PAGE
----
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Selling the Landscape: Sold--5% of State of Maine   (November 10, 2005)

As noted here on Nov. 5, the world is awash in $46 trillion in cash, all of it seeking high returns. Now for sale: the U.S. landscape; owner: your typical shady hedge fund, or worse. If you're a subscriber to the Wall Street Journal, check out this story online: U.S. Timberland Gets Pricey As Big Money Seeks Shelter. (Non-subscribers can read it at their local library.)

The story's headline encapsulates the issues very neatly:
"Rush Reflects Glut of Capital, Low Payoff on Other Assets; Sold: 5% of State of Maine But Do Trees Grow to the Sky?"

Here's the situation in a nutshell: as it gets harder and harder to make a killing in real estate and global stock markets, and as low interest rates guarantee most bonds don't even keep pace with inflation, then money managers are pouring money into "hard assets" like timberland.

There's only three problems with this land rush:

  • The investments are illiquid, meaning when the economy goes south in 2006-2012 the new owners won't be able to unload them. Using Japan's "Lost Decade" as the example of how financiers handle this destruction of wealth, we can expect them to keep the assets on the books at what they paid for it, when in fact it's worth only a fraction of the purchase price.
  • Using financier Charles Hurwitz's raping of the forests owned by Pacific Lumber Company in Northern California as the model of how your typical financial type handles forest stewardship, we can expect that as their house-of-cards empires collapse, these money managers will sell the timber to pay down debt--and never mind what that "harvesting of assets" does to the ecosystem or the local landscape.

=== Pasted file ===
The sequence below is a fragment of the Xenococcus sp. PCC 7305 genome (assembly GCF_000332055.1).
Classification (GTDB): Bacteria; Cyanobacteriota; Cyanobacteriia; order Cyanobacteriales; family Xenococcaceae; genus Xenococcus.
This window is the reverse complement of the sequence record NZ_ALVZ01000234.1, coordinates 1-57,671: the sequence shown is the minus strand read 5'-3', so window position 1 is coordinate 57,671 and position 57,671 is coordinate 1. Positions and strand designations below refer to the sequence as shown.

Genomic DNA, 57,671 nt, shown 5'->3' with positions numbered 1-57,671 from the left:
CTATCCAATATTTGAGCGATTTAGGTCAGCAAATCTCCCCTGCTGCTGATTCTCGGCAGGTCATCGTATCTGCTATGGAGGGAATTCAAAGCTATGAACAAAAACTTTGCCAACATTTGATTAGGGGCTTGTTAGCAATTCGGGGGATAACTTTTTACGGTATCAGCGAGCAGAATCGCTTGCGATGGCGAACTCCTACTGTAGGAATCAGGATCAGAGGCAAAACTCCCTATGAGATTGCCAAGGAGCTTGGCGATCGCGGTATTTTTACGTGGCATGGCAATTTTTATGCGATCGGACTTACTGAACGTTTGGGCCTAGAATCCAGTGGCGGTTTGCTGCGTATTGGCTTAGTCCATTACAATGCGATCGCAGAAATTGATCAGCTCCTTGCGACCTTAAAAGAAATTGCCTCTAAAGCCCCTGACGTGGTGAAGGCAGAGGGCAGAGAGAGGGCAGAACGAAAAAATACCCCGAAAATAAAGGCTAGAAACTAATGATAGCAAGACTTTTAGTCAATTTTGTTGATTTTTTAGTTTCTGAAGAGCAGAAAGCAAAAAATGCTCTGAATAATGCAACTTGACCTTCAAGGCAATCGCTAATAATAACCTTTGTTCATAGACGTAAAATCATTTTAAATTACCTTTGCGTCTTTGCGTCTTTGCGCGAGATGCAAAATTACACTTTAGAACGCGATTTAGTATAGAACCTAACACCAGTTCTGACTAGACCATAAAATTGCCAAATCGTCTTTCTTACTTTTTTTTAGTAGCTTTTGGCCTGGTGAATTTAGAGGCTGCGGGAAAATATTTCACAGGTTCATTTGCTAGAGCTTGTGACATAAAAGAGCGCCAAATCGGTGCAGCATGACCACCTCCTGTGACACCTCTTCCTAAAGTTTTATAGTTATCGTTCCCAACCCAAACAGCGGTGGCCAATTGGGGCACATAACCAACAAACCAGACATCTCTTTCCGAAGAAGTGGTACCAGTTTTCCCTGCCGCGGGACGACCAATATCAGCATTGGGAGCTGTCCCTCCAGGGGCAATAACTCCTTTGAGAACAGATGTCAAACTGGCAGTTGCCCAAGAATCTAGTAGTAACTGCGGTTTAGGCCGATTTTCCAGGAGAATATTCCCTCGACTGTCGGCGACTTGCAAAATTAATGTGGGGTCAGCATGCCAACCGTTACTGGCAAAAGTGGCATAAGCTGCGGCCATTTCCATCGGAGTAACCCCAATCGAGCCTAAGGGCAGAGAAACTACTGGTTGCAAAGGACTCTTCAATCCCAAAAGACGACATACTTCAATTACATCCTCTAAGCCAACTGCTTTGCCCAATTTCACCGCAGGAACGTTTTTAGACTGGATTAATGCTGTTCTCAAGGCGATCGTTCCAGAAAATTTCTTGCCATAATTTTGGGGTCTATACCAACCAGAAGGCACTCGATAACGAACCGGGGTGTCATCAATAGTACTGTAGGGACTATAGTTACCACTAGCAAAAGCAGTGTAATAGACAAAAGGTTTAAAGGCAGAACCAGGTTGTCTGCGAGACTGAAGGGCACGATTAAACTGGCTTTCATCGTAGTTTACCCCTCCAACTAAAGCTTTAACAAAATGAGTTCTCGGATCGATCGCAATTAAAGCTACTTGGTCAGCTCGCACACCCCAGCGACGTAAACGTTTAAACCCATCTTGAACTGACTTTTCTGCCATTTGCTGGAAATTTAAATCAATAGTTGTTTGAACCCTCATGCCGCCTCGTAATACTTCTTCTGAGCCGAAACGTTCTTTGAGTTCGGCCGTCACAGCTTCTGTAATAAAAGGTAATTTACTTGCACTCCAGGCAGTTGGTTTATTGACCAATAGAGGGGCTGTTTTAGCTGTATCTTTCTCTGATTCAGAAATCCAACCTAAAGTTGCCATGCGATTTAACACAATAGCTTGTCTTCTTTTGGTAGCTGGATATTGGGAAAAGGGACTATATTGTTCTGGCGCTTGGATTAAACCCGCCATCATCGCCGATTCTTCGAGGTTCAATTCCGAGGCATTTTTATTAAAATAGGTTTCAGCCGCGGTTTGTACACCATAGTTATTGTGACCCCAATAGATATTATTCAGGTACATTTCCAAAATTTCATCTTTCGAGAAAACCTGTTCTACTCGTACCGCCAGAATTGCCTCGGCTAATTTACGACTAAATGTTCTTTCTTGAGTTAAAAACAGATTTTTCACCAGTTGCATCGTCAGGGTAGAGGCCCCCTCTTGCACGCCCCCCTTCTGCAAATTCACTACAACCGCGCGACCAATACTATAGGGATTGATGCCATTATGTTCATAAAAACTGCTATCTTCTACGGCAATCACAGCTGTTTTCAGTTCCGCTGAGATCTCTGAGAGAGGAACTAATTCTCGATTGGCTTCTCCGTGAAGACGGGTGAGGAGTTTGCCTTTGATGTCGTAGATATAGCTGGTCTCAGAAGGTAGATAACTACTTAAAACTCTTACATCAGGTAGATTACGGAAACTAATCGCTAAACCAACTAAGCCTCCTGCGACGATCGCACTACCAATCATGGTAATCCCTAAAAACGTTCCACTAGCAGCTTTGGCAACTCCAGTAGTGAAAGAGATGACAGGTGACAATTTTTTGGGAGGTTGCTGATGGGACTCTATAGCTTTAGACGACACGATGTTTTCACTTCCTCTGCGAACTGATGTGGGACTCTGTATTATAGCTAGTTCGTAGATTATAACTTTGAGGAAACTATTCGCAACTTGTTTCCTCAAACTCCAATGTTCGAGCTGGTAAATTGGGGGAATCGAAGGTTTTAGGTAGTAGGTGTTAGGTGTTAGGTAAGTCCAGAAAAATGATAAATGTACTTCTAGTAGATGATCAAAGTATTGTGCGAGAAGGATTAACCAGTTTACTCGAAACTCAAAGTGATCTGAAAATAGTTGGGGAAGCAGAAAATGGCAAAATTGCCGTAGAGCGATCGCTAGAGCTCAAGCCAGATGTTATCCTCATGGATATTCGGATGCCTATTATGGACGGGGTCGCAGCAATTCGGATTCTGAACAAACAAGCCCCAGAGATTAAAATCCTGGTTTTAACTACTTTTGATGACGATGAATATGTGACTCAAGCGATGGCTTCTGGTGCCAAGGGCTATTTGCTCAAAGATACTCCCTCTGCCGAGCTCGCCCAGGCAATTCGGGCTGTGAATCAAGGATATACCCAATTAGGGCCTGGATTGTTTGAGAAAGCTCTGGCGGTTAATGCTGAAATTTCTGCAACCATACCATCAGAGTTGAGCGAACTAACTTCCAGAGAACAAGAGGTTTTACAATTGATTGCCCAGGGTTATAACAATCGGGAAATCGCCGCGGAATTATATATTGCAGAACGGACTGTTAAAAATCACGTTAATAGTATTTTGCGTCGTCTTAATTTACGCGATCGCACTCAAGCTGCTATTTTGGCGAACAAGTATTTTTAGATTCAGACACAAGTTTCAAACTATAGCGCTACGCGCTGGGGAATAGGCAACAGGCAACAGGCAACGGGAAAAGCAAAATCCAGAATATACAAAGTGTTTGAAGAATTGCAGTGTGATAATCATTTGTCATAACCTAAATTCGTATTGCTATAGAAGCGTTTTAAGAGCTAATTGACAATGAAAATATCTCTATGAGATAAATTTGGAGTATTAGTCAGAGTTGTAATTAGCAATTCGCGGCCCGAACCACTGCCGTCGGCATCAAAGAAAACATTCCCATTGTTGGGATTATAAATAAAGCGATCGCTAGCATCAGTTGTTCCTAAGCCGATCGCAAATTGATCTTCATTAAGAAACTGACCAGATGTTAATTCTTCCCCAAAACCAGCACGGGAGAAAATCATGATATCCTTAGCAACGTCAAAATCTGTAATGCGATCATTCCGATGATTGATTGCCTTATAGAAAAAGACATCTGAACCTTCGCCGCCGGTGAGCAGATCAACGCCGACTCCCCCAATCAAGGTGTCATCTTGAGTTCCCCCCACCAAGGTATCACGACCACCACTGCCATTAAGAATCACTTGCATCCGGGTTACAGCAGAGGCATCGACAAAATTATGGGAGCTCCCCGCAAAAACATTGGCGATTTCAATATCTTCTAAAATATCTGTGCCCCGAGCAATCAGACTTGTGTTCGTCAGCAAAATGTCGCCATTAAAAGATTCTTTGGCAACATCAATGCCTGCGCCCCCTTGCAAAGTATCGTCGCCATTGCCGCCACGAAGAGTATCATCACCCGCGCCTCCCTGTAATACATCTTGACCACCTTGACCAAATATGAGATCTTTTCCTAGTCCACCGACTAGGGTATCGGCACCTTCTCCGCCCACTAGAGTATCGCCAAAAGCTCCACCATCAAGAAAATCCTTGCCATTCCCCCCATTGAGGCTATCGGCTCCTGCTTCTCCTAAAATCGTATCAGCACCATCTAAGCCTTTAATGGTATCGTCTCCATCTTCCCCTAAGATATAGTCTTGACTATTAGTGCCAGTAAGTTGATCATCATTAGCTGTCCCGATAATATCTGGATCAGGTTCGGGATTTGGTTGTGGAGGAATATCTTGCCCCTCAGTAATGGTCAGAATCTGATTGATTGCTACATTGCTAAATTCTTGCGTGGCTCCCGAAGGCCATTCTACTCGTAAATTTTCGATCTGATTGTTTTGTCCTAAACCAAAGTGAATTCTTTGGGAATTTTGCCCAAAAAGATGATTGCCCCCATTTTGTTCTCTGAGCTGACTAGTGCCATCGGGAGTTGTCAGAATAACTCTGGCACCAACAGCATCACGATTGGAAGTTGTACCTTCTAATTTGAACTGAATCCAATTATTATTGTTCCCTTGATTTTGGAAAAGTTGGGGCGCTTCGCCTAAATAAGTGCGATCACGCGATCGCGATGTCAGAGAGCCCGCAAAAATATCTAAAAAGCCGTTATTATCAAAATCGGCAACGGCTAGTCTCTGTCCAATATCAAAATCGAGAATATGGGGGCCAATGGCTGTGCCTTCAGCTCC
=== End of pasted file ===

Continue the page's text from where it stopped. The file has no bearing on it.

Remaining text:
• This enormous ocean of global capital has created bubble after bubble around the world as it shifts from one sector and region to the next; having driven every asset class into a bubble, there is no safe haven left (except perhaps gold) when all the bubbles pop.

    And why will the bubbles all pop? Inflation is rising globally, will will necessarily push interest rates higher. As the cost of servicing the enormous mountain of accumulated debt rises, so will bankruptcies; once cheap money disappears, then there will be no buyers left to bid up overpriced assets. Once buyers vanish, then prices plummet. As prices drop, owners must liquidate assets at a faster clip to make their interest payments, creating a vortex of increasing "fire-sales" and sinking assets values. As more owners fail to make interest payments, banks repossess more assets and auction them off, increasing the oversupply of assets for sale, adding even more downward pressure on the price. A self-feeding cycle of wealth destruction will be firmly in place, with no end in sight.

    But don't take my word for it--just keep your eyes open in late 2006, when the cycle will become clearly visible.

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    copyright © 2005 Charles Hugh Smith. All rights reserved in all media.

    I would be honored if you linked this wEssay to your site, or printed a copy for your own use.

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